She asked it quietly, but firmly.
I didn’t need to answer. She could read my silence and I could sense her hurt.
“The research there is important,” I said. “My options are limited here. You know that.”
“You have a better job than most.”
A couple brushed past us. I assumed they were fulfilling their labor requirements. It was that time, when people appeared in alleys and empty streets, some with brooms, others with tool boxes and tablets. On Avenida Rizal, a woman watched a robot, painted the same color as her orange jumpsuit, patch a hole in the sidewalk.
“It’s a new world. Work to survive. Not to make people feel better about their fortunes. It sounds dramatic, but it’s the future. For me, for humanity.”
“There are humans, here, now.”
“That’s the problem.”
“What’s on Gliese? Explorers become settlers, who become heirs and petty dictators. I’m here. Your parents are here. There are people who need help, and they are here.”
“I can’t stand this city.”
“What other place have you known?”
In our friendship, there was always a reason to hold my breath. And yet, at one time, we were inseparable. Her questions were everything to me. When I was a child, my feelings were alive and clawing at the walls. She would suck the air out of my rage, ask me something I would tend in my mind for days, and then, the fire would burn out and there it was, some new and vital part of me.
Why did I want to leave? I couldn’t tell her that I didn’t know. It was the political situation, yes. But that wasn’t entirely the reason. Every person I embraced, every room I entered, they were estranged from me. Both new and not new, oppressive and ethereal, too familiar, and impossible. It seemed obvious they would swallow me.
“I need a change,” I told her. That’s the only way I could explain it.
We entered Old Tarshish. The streets narrowed. The buildings shrunk. The layers in the walls were hints of the machines that seeded this city. Finally, at the park, we found a quiet spot on a bench, across from the smilodon enclosure.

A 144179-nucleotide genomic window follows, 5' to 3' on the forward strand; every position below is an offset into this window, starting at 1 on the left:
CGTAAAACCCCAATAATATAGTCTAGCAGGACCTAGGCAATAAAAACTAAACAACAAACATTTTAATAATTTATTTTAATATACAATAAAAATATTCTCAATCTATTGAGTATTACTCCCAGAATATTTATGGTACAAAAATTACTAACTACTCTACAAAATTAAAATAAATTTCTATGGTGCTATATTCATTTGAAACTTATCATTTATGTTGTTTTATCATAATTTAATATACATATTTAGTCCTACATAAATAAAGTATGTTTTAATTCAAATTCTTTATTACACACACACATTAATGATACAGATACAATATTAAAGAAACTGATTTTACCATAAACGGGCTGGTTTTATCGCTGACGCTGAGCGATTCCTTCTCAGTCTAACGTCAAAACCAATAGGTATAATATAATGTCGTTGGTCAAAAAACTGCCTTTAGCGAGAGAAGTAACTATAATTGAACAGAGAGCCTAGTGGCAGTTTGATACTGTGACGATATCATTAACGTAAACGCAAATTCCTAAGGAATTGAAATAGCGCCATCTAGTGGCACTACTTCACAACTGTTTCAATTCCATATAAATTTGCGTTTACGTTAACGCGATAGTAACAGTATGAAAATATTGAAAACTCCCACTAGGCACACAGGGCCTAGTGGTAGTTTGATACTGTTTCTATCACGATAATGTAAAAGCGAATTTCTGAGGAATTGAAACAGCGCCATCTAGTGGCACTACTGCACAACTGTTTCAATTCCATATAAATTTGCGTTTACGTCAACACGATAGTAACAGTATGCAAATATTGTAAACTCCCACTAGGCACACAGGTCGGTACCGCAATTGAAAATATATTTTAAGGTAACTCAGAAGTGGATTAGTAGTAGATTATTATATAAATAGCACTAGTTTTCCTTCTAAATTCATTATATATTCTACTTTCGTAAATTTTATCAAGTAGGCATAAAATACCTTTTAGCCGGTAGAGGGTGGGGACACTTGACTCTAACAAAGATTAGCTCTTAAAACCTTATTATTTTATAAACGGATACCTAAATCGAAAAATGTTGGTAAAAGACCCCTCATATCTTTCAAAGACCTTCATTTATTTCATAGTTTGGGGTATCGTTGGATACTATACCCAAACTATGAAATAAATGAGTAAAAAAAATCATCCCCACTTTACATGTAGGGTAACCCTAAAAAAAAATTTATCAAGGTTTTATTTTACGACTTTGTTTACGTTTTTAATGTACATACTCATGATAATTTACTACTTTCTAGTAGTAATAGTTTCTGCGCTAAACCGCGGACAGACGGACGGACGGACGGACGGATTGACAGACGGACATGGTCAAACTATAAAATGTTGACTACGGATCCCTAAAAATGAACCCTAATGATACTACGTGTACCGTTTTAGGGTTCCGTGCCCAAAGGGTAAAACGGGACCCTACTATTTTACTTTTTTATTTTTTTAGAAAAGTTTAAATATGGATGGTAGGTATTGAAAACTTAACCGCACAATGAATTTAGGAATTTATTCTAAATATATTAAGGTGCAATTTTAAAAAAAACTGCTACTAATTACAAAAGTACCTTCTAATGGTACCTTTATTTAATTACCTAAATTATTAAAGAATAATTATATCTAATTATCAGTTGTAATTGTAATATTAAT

Beatriz drew close to my ear. “You’re making a mistake.”
“It could be better there.”
“It could be worse,” she said. “And when you land, everyone you know on this planet will be dead.”
She was right. I wish I had something to give her, an heirloom or a book. But I was told to bring only what could fit in a small locker. Everything else, I had thrown or given away.
“Don’t contact me once you’re gone.”
“Don’t be cruel. Beatriz.”
It was difficult to see her face. The dawn was reluctant. There was a terrible static in the air, I felt no breeze. We heard a scream. A man screamed. Cautiously, she stood and looked into the dark.
Another sound. It was not screaming. It was laughing. Some guy was laughing with his friends.
She sat back down.
“You could come with me.”
It felt true in the moment.
She put her hand on my arm.
“I’m going to do it,” she said, and I knew exactly what she meant. “And I’m going to need you and you won’t be here. Who knows where you’ll be?”
A friend once told me they can intercept these messages, if they try. That’s all I can say. I don’t want the children of people I love to be punished for a crime that may one day exist.
Just know that I saw her before I left, and she struggled with her decision, and that I hope it works and she will be allowed to see you again.
My next opportunity to write, you will be gone. She will too. Be vigilant. Be cruel.
Your new and distant friend,
Keith Wagstaff is the tech editor of Mashable, a short fiction writer, and extensively science fictional human.